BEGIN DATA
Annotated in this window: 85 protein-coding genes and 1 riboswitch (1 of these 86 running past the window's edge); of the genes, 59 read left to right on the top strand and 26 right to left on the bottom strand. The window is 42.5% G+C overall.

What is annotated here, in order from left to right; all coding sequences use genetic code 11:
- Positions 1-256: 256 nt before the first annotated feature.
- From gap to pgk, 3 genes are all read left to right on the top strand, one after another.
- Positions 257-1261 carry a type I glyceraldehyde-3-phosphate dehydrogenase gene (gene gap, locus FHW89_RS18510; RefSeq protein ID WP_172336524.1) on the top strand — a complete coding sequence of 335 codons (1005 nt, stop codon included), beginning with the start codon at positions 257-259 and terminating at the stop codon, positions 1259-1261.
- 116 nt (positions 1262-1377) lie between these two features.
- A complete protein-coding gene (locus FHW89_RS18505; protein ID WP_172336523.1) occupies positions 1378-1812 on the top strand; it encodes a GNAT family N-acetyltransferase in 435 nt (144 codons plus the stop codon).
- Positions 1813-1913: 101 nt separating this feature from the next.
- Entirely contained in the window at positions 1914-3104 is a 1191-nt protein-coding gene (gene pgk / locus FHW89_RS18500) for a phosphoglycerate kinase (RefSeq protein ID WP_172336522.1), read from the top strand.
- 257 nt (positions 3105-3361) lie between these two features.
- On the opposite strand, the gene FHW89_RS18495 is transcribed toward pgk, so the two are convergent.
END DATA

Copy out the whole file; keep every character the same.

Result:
Annotated in this window: 85 protein-coding genes and 1 riboswitch (1 of these 86 running past the window's edge); of the genes, 59 read left to right on the top strand and 26 right to left on the bottom strand. The window is 42.5% G+C overall.

What is annotated here, in order from left to right; all coding sequences use genetic code 11:
- Positions 1-256: 256 nt before the first annotated feature.
- From gap to pgk, 3 genes are all read left to right on the top strand, one after another.
- Positions 257-1261 carry a type I glyceraldehyde-3-phosphate dehydrogenase gene (gene gap, locus FHW89_RS18510; RefSeq protein ID WP_172336524.1) on the top strand — a complete coding sequence of 335 codons (1005 nt, stop codon included), beginning with the start codon at positions 257-259 and terminating at the stop codon, positions 1259-1261.
- 116 nt (positions 1262-1377) lie between these two features.
- A complete protein-coding gene (locus FHW89_RS18505; protein ID WP_172336523.1) occupies positions 1378-1812 on the top strand; it encodes a GNAT family N-acetyltransferase in 435 nt (144 codons plus the stop codon).
- Positions 1813-1913: 101 nt separating this feature from the next.
- Entirely contained in the window at positions 1914-3104 is a 1191-nt protein-coding gene (gene pgk / locus FHW89_RS18500) for a phosphoglycerate kinase (RefSeq protein ID WP_172336522.1), read from the top strand.
- 257 nt (positions 3105-3361) lie between these two features.
- On the opposite strand, the gene FHW89_RS18495 is transcribed toward pgk, so the two are convergent.